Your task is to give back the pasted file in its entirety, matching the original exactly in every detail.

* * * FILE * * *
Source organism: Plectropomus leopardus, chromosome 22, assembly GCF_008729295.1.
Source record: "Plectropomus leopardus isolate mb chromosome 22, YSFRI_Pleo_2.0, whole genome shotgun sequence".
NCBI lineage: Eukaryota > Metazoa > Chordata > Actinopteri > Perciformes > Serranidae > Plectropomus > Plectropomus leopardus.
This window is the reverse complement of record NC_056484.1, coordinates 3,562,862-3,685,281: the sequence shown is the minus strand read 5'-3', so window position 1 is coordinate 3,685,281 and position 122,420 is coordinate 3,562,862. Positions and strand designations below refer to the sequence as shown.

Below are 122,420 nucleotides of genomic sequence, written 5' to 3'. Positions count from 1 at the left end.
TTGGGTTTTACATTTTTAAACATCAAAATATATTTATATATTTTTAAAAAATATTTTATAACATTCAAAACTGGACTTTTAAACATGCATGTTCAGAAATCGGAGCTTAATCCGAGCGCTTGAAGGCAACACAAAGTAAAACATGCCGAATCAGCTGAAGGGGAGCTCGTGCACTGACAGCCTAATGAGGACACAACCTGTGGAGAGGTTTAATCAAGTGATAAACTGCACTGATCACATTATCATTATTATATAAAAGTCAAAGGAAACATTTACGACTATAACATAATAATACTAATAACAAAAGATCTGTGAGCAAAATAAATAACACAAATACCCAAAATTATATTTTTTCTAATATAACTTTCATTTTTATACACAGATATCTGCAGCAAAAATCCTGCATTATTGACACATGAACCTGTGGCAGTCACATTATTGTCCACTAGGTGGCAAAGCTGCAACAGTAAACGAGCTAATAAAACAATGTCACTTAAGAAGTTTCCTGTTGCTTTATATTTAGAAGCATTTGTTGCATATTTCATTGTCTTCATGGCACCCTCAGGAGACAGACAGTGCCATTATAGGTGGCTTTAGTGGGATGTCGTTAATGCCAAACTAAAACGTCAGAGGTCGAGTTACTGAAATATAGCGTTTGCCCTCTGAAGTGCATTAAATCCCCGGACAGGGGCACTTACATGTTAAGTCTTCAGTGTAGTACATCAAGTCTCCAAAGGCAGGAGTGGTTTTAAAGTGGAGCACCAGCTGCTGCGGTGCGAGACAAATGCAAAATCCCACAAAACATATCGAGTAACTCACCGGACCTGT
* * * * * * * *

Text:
Source organism: Plectropomus leopardus, chromosome 22, assembly GCF_008729295.1.
Source record: "Plectropomus leopardus isolate mb chromosome 22, YSFRI_Pleo_2.0, whole genome shotgun sequence".
NCBI lineage: Eukaryota > Metazoa > Chordata > Actinopteri > Perciformes > Serranidae > Plectropomus > Plectropomus leopardus.
This window is the reverse complement of record NC_056484.1, coordinates 3,562,862-3,685,281: the sequence shown is the minus strand read 5'-3', so window position 1 is coordinate 3,685,281 and position 122,420 is coordinate 3,562,862. Positions and strand designations below refer to the sequence as shown.

Below are 122,420 nucleotides of genomic sequence, written 5' to 3'. Positions count from 1 at the left end.
TTGGGTTTTACATTTTTAAACATCAAAATATATTTATATATTTTTAAAAAATATTTTATAACATTCAAAACTGGACTTTTAAACATGCATGTTCAGAAATCGGAGCTTAATCCGAGCGCTTGAAGGCAACACAAAGTAAAACATGCCGAATCAGCTGAAGGGGAGCTCGTGCACTGACAGCCTAATGAGGACACAACCTGTGGAGAGGTTTAATCAAGTGATAAACTGCACTGATCACATTATCATTATTATATAAAAGTCAAAGGAAACATTTACGACTATAACATAATAATACTAATAACAAAAGATCTGTGAGCAAAATAAATAACACAAATACCCAAAATTATATTTTTTCTAATATAACTTTCATTTTTATACACAGATATCTGCAGCAAAAATCCTGCATTATTGACACATGAACCTGTGGCAGTCACATTATTGTCCACTAGGTGGCAAAGCTGCAACAGTAAACGAGCTAATAAAACAATGTCACTTAAGAAGTTTCCTGTTGCTTTATATTTAGAAGCATTTGTTGCATATTTCATTGTCTTCATGGCACCCTCAGGAGACAGACAGTGCCATTATAGGTGGCTTTAGTGGGATGTCGTTAATGCCAAACTAAAACGTCAGAGGTCGAGTTACTGAAATATAGCGTTTGCCCTCTGAAGTGCATTAAATCCCCGGACAGGGGCACTTACATGTTAAGTCTTCAGTGTAGTACATCAAGTCTCCAAAGGCAGGAGTGGTTTTAAAGTGGAGCACCAGCTGCTGCGGTGCGAGACAAATGCAAAATCCCACAAAACATATCGAGTAACTCACCGGACCTGT